Post-Katrina Involvement

    Blackwater USA was employed to assist the Hurricane Katrina relief efforts on the Gulf Coast. According to a company press release, it provided airlift, security, and logistics and transportation services, as well as humanitarian support. Unofficial reports claim that the company also acted as law enforcement in the disaster stricken areas, such as securing neighborhoods and "confronting criminals".[63]

    Blackwater moved about 200 personnel into the area hit by Hurricane Katrina, most of whom (164 employees) were working under a contract with the Department of Homeland Security to protect government facilities[64], but the company held contracts with private clients as well.

    Overall, Blackwater had a "visible, and financially lucrative, presence in the immediate aftermath of Hurricane Katrina as the use of the company contractors cost U.S. taxpayers $240,000 a day."[65] There has been much dispute surrounding governmental contracts in post-Katrina New Orleans, especially no-bid contracts such as the one Blackwater was awarded. Blackwater's heavily-armored presence in the city was also the subject of much confusion and criticism.[66][67]

    Other employments

    Blackwater USA is one of five companies picked by the Department of Defense Counter-Narcoterrorism Technology Program Office in a a five-year contract for equipment, material and services in support of counter-narcoterrorism activities. The contract is worth up to $15 billion. The other companies picked are Raytheon, Lockheed Martin, Northrop Grumman, and Arinc Inc.[68]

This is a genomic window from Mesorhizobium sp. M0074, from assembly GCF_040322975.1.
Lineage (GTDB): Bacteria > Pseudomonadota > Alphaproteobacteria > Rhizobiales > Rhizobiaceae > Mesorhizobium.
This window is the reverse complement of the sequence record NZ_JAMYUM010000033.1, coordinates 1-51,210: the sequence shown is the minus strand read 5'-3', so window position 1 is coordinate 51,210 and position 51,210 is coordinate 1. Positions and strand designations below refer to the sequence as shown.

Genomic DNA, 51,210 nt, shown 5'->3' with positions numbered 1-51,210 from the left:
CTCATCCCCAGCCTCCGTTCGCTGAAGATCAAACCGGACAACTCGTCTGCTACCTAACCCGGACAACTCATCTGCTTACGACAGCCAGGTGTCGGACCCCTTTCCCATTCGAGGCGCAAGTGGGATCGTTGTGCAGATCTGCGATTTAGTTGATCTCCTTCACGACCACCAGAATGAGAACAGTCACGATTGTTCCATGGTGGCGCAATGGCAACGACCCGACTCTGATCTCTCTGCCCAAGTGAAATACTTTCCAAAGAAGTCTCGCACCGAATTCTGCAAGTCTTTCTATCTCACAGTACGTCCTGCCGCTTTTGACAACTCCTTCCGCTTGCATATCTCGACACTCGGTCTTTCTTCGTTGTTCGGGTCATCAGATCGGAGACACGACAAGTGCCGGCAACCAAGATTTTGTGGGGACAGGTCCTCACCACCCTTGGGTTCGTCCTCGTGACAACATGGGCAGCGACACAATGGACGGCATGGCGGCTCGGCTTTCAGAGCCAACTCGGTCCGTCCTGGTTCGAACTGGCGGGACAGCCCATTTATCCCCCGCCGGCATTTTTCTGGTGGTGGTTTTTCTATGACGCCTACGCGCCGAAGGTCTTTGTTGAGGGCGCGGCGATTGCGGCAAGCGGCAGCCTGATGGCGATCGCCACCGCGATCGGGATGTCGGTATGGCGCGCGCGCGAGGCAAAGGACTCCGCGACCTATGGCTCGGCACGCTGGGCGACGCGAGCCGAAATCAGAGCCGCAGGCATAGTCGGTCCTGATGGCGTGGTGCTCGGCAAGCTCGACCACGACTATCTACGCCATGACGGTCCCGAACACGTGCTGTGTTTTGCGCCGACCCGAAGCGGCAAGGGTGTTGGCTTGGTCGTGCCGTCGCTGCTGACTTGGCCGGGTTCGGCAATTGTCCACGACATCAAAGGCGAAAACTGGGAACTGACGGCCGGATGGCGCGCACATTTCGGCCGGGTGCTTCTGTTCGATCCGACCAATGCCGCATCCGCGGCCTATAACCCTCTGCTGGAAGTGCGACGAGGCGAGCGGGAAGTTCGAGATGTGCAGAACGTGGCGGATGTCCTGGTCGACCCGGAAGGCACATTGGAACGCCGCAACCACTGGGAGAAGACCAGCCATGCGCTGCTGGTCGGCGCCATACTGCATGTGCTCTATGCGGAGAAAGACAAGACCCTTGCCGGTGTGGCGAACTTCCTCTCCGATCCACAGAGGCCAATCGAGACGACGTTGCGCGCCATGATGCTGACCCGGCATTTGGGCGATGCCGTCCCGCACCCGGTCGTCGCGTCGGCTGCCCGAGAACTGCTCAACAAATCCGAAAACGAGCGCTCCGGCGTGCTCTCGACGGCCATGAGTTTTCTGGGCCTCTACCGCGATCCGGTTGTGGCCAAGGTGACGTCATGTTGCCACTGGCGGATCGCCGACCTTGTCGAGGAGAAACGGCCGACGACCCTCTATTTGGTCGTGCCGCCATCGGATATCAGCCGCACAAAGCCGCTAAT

Blackwater USA has also been contracted by various foreign governments. In 2005, it worked to train the Naval Sea Commando regiment of Azerbaijan, enhancing their interdiction capabilities on the Caspian Sea.[69]

    Controversy and criticism

    In March 2006, Cofer Black, vice chairman of Blackwater USA, allegedly suggested at an international conference in Amman, Jordan, that the company is ready to move towards providing security professionals up to brigade size for humanitarian efforts and low intensity conflicts. Mr. Black denies the allegation. Critics have suggested this may be going too far in putting political decisions in the hands of privately owned corporations.[70] The company denies this was ever said.[71]

    Critics claim that Blackwater's private military company self-description is a euphemism for mercenary activities.[10]

    Perhaps the most thorough book about Blackwater was published in 2006 by investigative journalist Jeremy Scahill, titled Blackwater: The Rise of the World's Most Powerful Mercenary Army.

    Author Chris Hedges wrote about the establishment of mercenary armies as a threat to democracy in his June 3, 2007 article for the Philadelphia Inquirer, "What if our mercenaries turn on us?" [72] Reprinted in the New York Times, Particularly of note in the article is the question being raised of the wisdom of allowing private enterprises to become involved in combat operations, and its potential advantages and disadvantages.

    References

    1. ^ hamptonroads Blackwater: On the Front Lines by Bill Sizemore and Joanne Kimberline, The Virginian-Pilot, July 25, 2006
    2. ^ http://www.blackwaterusa.com/targetsystems/
    3. ^ Role of security companies likely to become more visible